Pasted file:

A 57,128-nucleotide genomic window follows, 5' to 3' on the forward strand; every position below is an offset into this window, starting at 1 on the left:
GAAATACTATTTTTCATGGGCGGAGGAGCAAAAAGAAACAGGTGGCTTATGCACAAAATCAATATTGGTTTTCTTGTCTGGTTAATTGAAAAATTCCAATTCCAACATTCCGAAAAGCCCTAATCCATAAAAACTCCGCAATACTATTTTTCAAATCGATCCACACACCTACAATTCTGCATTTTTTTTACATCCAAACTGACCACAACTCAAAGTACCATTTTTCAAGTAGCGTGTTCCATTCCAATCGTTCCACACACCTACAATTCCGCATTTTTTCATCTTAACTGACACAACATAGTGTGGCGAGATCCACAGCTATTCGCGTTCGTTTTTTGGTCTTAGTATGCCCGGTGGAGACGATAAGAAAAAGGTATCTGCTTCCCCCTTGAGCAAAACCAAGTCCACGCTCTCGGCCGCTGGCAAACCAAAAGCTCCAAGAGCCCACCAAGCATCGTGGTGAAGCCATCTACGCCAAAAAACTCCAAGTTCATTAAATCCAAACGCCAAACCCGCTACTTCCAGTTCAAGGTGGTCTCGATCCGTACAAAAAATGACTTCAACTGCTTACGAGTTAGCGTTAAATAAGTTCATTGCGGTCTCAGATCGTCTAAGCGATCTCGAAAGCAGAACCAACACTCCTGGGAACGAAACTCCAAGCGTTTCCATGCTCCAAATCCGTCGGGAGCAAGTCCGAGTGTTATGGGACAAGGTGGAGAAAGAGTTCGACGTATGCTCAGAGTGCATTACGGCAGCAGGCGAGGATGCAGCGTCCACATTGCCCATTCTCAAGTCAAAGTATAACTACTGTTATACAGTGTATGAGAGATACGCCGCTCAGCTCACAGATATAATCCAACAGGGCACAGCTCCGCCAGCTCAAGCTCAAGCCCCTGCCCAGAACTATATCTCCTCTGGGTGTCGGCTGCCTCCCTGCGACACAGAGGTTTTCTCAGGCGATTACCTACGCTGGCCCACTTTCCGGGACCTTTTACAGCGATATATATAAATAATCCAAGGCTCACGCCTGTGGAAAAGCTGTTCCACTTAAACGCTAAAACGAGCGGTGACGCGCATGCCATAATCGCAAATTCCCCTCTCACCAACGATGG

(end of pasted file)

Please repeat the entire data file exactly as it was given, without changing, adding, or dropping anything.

A 57,128-nucleotide genomic window follows, 5' to 3' on the forward strand; every position below is an offset into this window, starting at 1 on the left:
GAAATACTATTTTTCATGGGCGGAGGAGCAAAAAGAAACAGGTGGCTTATGCACAAAATCAATATTGGTTTTCTTGTCTGGTTAATTGAAAAATTCCAATTCCAACATTCCGAAAAGCCCTAATCCATAAAAACTCCGCAATACTATTTTTCAAATCGATCCACACACCTACAATTCTGCATTTTTTTTACATCCAAACTGACCACAACTCAAAGTACCATTTTTCAAGTAGCGTGTTCCATTCCAATCGTTCCACACACCTACAATTCCGCATTTTTTCATCTTAACTGACACAACATAGTGTGGCGAGATCCACAGCTATTCGCGTTCGTTTTTTGGTCTTAGTATGCCCGGTGGAGACGATAAGAAAAAGGTATCTGCTTCCCCCTTGAGCAAAACCAAGTCCACGCTCTCGGCCGCTGGCAAACCAAAAGCTCCAAGAGCCCACCAAGCATCGTGGTGAAGCCATCTACGCCAAAAAACTCCAAGTTCATTAAATCCAAACGCCAAACCCGCTACTTCCAGTTCAAGGTGGTCTCGATCCGTACAAAAAATGACTTCAACTGCTTACGAGTTAGCGTTAAATAAGTTCATTGCGGTCTCAGATCGTCTAAGCGATCTCGAAAGCAGAACCAACACTCCTGGGAACGAAACTCCAAGCGTTTCCATGCTCCAAATCCGTCGGGAGCAAGTCCGAGTGTTATGGGACAAGGTGGAGAAAGAGTTCGACGTATGCTCAGAGTGCATTACGGCAGCAGGCGAGGATGCAGCGTCCACATTGCCCATTCTCAAGTCAAAGTATAACTACTGTTATACAGTGTATGAGAGATACGCCGCTCAGCTCACAGATATAATCCAACAGGGCACAGCTCCGCCAGCTCAAGCTCAAGCCCCTGCCCAGAACTATATCTCCTCTGGGTGTCGGCTGCCTCCCTGCGACACAGAGGTTTTCTCAGGCGATTACCTACGCTGGCCCACTTTCCGGGACCTTTTACAGCGATATATATAAATAATCCAAGGCTCACGCCTGTGGAAAAGCTGTTCCACTTAAACGCTAAAACGAGCGGTGACGCGCATGCCATAATCGCAAATTCCCCTCTCACCAACGATGG